Years ago we redesigned our prescription form to not only include specifications for orthotic fabrication, but also biomechanical examination findings, patient history, and measurements. This information is handy for practitioners to have in one document in the patient’s file, but also for your orthotic manufacturers to have a complete picture of the case. From this information the type of orthosis, posting systems, additional requirements and ultimate success of your treatment will be determined.
We will briefly review these sections to enhance clarity and understanding when supplying this vital information.
** Please always include the patient’s weight and shoe size. This information is vital in fabricating the right device for your patient.
- Occupation- should be considered when choosing the rigidity or flexibility of the shell. For example, a construction worker should be in an unbreakable and durable shell to withstand the uneven terrain and heavy load they would place on the orthotic. Shoe fit is likely not a concern due to the large safety boots in which the device is worn. An office worker, on the other hand, would require a less bulky device in order to fit into dress shoes. The type of movements, forces applied, and amount of time standing on the feet can vary widely with different occupations.
- Sports/Activity level- this is helpful in determining if the sport the orthotic is used for is multidirectional or unidirectional, the type of shoe needed to fit (walking shoe versus a narrow soccer cleat), as well as the variety of forces that may be applied to the device.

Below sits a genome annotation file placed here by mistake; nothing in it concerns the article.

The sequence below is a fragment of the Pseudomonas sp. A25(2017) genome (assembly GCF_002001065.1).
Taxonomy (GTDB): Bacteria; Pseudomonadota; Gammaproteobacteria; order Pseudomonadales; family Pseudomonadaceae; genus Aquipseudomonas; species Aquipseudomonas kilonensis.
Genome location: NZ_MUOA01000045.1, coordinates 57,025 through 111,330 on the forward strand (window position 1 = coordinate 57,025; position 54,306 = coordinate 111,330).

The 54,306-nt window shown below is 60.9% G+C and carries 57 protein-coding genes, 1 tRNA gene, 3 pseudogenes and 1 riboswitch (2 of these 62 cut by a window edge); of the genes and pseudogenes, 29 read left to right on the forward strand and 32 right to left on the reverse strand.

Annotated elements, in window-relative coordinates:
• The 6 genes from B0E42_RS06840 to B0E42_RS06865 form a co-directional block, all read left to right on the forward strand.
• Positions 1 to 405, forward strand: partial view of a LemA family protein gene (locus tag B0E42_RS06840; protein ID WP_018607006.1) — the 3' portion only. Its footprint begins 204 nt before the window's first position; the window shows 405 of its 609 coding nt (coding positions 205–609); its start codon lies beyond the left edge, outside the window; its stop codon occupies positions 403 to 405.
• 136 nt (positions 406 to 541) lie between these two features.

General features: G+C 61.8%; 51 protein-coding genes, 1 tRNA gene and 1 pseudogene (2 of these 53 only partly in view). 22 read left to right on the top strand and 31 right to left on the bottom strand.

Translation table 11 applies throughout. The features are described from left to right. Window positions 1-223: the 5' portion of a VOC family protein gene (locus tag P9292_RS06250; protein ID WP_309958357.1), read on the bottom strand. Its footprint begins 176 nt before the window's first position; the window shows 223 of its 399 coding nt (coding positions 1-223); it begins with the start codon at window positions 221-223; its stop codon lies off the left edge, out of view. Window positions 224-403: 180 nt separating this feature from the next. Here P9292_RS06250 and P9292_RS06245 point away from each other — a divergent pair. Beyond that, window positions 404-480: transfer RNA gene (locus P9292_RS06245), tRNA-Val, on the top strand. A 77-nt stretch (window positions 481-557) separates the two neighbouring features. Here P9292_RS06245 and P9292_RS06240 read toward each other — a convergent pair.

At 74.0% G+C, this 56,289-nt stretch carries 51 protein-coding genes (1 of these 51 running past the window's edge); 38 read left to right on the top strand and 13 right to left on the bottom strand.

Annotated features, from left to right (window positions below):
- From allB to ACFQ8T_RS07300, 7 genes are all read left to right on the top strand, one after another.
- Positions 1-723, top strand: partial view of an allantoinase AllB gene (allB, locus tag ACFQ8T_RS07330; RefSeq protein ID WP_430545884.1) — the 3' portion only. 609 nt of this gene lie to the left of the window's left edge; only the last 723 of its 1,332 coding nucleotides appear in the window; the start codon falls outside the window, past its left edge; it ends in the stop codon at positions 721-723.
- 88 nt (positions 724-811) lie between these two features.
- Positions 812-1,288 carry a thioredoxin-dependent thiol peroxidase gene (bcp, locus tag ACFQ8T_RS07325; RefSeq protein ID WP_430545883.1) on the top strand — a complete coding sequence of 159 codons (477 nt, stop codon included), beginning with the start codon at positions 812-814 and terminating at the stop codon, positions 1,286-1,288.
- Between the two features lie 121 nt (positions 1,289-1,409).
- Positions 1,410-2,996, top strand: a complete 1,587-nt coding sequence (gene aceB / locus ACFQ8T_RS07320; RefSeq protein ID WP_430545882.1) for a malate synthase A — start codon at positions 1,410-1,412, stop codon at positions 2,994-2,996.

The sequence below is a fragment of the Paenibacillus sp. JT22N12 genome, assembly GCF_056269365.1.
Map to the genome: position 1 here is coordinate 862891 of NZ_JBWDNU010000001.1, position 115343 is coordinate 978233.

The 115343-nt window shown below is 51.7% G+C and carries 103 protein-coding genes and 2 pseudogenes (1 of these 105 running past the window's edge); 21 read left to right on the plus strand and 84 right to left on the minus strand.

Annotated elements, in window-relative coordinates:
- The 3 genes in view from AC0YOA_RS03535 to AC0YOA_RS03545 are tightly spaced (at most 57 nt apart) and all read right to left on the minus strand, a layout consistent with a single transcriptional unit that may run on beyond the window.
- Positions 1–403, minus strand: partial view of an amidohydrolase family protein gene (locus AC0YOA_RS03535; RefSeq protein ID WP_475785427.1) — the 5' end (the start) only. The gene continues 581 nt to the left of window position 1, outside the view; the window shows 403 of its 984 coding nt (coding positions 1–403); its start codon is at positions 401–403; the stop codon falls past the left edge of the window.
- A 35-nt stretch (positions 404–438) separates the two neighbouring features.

- Type of Footwear- various types of footwear will require different grinds of the orthotic. As well, some types of shoes are not compatible with everyday styles of orthotics. For example, low profile dress shoes are high heels may require a Classic Dress or Dress Flex style in order for the device to fit into the shoe.
- Chief complaint- it’s good to be specific here. For example, if heel pain is at the plantar insertion of the plantar fascia a decrease in the calcaneal inclination angle may be considered. If, on the other hand the pain is on the posterior aspect of the calcaneus, heel raises may be considered. Specific pain symptoms can determine certain padding or accommodation requirements.
- Other complaints (leg, knee, hip, back) – as with the chief complaint, certain symptoms can help determine the type of device and additions that may be required. As well, asking questions relating to this section will help the patient realize how the foot affects other areas of the body.
- Foot appearance- we ask you to note the difference in the arch height on weight bearing and non weigh nearing to determine if we are dealing with a flexible or rigid foot. There are definitely shades in between. Posting systems are quite a bit different for high arched, rigid feet as compared to high arched, flexible feet. The feet of some patients can appear quite rigid non weight bearing due to the patient not being relaxed. This simple comparison can quickly determine if this is the case.
- Foot motions- again this category is used to determine the degree of flexibility. As a rule a foot that has very loose range of motion can take full posting control; whereas a rigid foot cannot. Tight inflexible feet need shock absorption and usually require flexible orthotics and soft-tissue supplements to absorb shock.
- Toe positions- toe positions can reveal biomechanical defects. For instance; crowded claw toes are seen often in flexible forefoot valgus and flexible plantarflexed 1st ray deformities. Hammer toes are usually present in rigid forefoot valgus and rigid plantarflexed 1st ray deformities. An HAV deformity is seen with rearfoot varus and forefoot varus deformities.